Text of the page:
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From ‘Beast Jesus’ to KitchenAid: When bad press turns good |

From ‘Beast Jesus’ to KitchenAid: When bad press turns good

Result of the bad press: the number of KitchenAid Twitter followers increased by more than 2,500. (Full disclosure: I am one of them. They have great recipes such as one I just tried for orange, spiced Belgian waffles.)

The real question is will the bad press translate into decreased sales? I’m fairly confident no one will base their next $400 mixer purchase off the story. KitchenAid also now has 2,500 new followers viewing the company’s tweets on the newest and best products from KitchenAid. If I was a betting woman, I’d put my money on the bad press having a positive impact on sales down the line.

So is there a guiding philosophy of when bad press can create a positive response? A recent study has shed a little more light on the subject. Research led by Jonah Berger, a marketing professor from the Wharton School of Business, has shown there are occasions when bad publicity or a bad campaign can actually serve to increase company sales.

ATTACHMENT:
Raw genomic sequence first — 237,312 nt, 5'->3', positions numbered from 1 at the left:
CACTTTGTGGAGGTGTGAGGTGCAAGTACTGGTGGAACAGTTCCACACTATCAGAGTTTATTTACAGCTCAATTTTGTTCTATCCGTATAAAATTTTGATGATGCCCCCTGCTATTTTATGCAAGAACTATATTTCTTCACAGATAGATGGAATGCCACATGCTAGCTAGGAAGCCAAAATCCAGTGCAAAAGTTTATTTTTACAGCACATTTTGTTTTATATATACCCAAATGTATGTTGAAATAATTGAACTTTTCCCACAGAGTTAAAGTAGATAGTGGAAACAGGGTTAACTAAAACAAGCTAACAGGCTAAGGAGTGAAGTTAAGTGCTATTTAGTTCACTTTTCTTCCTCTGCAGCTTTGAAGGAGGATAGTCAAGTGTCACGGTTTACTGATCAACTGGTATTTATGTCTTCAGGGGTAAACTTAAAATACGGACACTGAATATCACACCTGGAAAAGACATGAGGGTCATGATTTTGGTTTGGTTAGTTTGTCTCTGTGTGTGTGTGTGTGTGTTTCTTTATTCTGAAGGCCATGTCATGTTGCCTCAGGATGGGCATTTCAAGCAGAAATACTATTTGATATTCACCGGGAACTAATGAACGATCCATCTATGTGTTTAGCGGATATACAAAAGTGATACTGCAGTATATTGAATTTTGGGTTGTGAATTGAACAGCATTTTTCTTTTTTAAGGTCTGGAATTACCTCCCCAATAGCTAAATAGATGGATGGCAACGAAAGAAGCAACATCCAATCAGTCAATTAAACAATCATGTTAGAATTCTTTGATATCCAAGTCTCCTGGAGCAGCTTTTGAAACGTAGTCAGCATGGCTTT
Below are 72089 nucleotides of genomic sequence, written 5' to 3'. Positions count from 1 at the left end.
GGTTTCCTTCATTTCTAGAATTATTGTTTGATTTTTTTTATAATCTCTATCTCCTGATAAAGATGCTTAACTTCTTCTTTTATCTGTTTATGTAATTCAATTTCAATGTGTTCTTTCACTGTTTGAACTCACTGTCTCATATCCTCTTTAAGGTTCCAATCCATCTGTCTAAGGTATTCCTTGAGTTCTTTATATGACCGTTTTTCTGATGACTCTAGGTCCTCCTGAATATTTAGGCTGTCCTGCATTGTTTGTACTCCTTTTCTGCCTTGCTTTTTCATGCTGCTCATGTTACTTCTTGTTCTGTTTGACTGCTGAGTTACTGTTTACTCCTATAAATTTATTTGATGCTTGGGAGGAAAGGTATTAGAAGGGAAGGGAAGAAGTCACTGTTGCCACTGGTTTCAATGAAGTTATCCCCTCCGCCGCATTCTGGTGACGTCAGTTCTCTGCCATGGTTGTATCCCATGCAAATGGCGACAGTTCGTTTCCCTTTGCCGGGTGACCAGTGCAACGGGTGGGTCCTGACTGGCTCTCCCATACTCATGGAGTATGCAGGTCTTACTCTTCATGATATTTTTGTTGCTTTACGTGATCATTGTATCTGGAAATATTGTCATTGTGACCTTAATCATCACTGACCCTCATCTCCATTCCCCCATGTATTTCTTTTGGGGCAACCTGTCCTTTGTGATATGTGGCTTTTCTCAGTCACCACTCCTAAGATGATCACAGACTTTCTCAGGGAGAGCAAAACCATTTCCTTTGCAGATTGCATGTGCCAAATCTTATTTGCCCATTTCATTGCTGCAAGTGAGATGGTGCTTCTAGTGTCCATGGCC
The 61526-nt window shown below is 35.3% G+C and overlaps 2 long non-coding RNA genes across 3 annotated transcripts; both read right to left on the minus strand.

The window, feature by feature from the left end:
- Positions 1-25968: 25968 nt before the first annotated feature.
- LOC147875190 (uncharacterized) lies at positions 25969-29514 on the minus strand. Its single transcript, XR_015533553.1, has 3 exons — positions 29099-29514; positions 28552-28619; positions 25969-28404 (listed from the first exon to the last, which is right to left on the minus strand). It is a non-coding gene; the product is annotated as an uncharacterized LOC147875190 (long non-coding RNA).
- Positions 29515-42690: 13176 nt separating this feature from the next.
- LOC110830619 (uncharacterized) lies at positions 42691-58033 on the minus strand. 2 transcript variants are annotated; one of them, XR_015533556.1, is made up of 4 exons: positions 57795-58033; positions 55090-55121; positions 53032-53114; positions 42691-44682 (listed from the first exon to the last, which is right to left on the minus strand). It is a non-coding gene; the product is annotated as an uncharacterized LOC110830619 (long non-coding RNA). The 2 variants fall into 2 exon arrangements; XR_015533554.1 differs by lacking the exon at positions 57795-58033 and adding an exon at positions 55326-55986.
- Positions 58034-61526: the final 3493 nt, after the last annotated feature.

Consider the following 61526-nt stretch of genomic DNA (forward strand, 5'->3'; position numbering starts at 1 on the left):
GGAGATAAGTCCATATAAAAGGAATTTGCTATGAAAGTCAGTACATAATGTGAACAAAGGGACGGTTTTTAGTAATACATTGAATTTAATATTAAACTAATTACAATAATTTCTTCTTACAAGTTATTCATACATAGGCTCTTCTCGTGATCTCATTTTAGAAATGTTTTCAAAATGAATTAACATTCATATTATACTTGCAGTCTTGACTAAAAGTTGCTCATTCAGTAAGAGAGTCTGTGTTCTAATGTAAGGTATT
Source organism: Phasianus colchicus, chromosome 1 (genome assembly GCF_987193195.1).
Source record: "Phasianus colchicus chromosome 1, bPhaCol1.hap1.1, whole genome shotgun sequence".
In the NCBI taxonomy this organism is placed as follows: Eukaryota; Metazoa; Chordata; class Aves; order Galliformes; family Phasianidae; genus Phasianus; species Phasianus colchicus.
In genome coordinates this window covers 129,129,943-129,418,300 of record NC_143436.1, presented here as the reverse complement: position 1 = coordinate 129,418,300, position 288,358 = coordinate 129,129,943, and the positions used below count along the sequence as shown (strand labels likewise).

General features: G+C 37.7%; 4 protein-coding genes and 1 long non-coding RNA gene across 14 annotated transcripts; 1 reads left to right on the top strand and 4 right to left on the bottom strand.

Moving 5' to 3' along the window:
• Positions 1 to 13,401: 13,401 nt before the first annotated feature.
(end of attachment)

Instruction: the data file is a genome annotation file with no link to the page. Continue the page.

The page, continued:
As part of Berger’s study, sales patterns of several hundred books reviewed in the New York Times were tracked. As expected, good reviews helped increase book sales, typically ranging from 32 percent to more than 50 percent. Negative book reviews caused sales to drop on average of 15 percent.

But, there was one group of books that, immediately after receiving a bad review, experienced a 45 percent increase in sales. This held even when the criticism was especially scathing. For instance a review that stated, “The characters do not have personalities so much as particular niches in the stratosphere,” helped sales more than quadruple. Why? These books were penned by unknown authors. Berger reasoned that by making potential customers aware of the availability of a product that they would not normally have heard about, even the most negative review will act as a positive one.

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